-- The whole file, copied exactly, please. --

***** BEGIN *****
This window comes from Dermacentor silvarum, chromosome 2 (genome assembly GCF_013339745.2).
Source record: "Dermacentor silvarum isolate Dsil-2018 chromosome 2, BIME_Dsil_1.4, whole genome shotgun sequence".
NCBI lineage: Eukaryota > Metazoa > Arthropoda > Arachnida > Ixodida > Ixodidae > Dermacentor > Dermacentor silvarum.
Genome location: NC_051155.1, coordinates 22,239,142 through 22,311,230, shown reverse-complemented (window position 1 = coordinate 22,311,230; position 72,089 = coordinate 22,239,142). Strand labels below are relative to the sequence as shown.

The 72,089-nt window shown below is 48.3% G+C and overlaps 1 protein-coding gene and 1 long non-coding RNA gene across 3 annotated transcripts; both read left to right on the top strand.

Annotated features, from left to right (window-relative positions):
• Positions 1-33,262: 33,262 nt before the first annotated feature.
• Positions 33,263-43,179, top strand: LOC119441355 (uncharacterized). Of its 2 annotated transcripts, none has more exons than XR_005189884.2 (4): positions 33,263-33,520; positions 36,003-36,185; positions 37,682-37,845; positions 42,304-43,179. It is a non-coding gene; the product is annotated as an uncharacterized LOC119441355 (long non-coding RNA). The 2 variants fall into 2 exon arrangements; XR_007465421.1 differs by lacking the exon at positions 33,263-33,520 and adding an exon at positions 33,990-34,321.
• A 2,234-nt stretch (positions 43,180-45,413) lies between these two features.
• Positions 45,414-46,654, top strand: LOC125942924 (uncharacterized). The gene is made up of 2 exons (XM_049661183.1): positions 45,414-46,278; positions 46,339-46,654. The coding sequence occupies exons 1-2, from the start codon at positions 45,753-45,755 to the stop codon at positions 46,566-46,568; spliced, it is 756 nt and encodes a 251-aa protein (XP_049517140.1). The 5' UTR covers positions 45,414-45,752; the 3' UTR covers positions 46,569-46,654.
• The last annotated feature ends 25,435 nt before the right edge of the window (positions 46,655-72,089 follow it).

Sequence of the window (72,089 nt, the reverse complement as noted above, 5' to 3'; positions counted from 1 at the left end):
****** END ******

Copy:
This window comes from Dermacentor silvarum, chromosome 2 (genome assembly GCF_013339745.2).
Source record: "Dermacentor silvarum isolate Dsil-2018 chromosome 2, BIME_Dsil_1.4, whole genome shotgun sequence".
NCBI lineage: Eukaryota > Metazoa > Arthropoda > Arachnida > Ixodida > Ixodidae > Dermacentor > Dermacentor silvarum.
Genome location: NC_051155.1, coordinates 22,239,142 through 22,311,230, shown reverse-complemented (window position 1 = coordinate 22,311,230; position 72,089 = coordinate 22,239,142). Strand labels below are relative to the sequence as shown.

The 72,089-nt window shown below is 48.3% G+C and overlaps 1 protein-coding gene and 1 long non-coding RNA gene across 3 annotated transcripts; both read left to right on the top strand.

Annotated features, from left to right (window-relative positions):
• Positions 1-33,262: 33,262 nt before the first annotated feature.
• Positions 33,263-43,179, top strand: LOC119441355 (uncharacterized). Of its 2 annotated transcripts, none has more exons than XR_005189884.2 (4): positions 33,263-33,520; positions 36,003-36,185; positions 37,682-37,845; positions 42,304-43,179. It is a non-coding gene; the product is annotated as an uncharacterized LOC119441355 (long non-coding RNA). The 2 variants fall into 2 exon arrangements; XR_007465421.1 differs by lacking the exon at positions 33,263-33,520 and adding an exon at positions 33,990-34,321.
• A 2,234-nt stretch (positions 43,180-45,413) lies between these two features.
• Positions 45,414-46,654, top strand: LOC125942924 (uncharacterized). The gene is made up of 2 exons (XM_049661183.1): positions 45,414-46,278; positions 46,339-46,654. The coding sequence occupies exons 1-2, from the start codon at positions 45,753-45,755 to the stop codon at positions 46,566-46,568; spliced, it is 756 nt and encodes a 251-aa protein (XP_049517140.1). The 5' UTR covers positions 45,414-45,752; the 3' UTR covers positions 46,569-46,654.
• The last annotated feature ends 25,435 nt before the right edge of the window (positions 46,655-72,089 follow it).

Sequence of the window (72,089 nt, the reverse complement as noted above, 5' to 3'; positions counted from 1 at the left end):